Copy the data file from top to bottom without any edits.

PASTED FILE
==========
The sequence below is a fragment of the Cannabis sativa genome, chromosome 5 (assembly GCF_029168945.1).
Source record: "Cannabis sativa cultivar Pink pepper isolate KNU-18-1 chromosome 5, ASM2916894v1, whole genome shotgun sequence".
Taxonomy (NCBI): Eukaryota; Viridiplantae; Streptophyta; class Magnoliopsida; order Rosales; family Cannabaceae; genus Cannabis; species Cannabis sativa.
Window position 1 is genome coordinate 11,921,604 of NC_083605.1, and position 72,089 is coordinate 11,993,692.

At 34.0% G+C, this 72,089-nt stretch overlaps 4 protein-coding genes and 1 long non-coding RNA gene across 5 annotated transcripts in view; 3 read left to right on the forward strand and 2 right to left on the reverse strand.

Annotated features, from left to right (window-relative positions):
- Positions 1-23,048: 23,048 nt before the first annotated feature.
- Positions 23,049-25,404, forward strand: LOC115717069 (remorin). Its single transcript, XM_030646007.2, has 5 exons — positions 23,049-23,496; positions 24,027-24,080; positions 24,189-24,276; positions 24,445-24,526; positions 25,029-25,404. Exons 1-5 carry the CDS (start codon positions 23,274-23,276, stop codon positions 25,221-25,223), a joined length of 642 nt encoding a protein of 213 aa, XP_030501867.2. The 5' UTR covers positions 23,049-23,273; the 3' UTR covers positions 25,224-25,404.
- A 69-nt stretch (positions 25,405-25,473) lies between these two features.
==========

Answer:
The sequence below is a fragment of the Cannabis sativa genome, chromosome 5 (assembly GCF_029168945.1).
Source record: "Cannabis sativa cultivar Pink pepper isolate KNU-18-1 chromosome 5, ASM2916894v1, whole genome shotgun sequence".
Taxonomy (NCBI): Eukaryota; Viridiplantae; Streptophyta; class Magnoliopsida; order Rosales; family Cannabaceae; genus Cannabis; species Cannabis sativa.
Window position 1 is genome coordinate 11,921,604 of NC_083605.1, and position 72,089 is coordinate 11,993,692.

At 34.0% G+C, this 72,089-nt stretch overlaps 4 protein-coding genes and 1 long non-coding RNA gene across 5 annotated transcripts in view; 3 read left to right on the forward strand and 2 right to left on the reverse strand.

Annotated features, from left to right (window-relative positions):
- Positions 1-23,048: 23,048 nt before the first annotated feature.
- Positions 23,049-25,404, forward strand: LOC115717069 (remorin). Its single transcript, XM_030646007.2, has 5 exons — positions 23,049-23,496; positions 24,027-24,080; positions 24,189-24,276; positions 24,445-24,526; positions 25,029-25,404. Exons 1-5 carry the CDS (start codon positions 23,274-23,276, stop codon positions 25,221-25,223), a joined length of 642 nt encoding a protein of 213 aa, XP_030501867.2. The 5' UTR covers positions 23,049-23,273; the 3' UTR covers positions 25,224-25,404.
- A 69-nt stretch (positions 25,405-25,473) lies between these two features.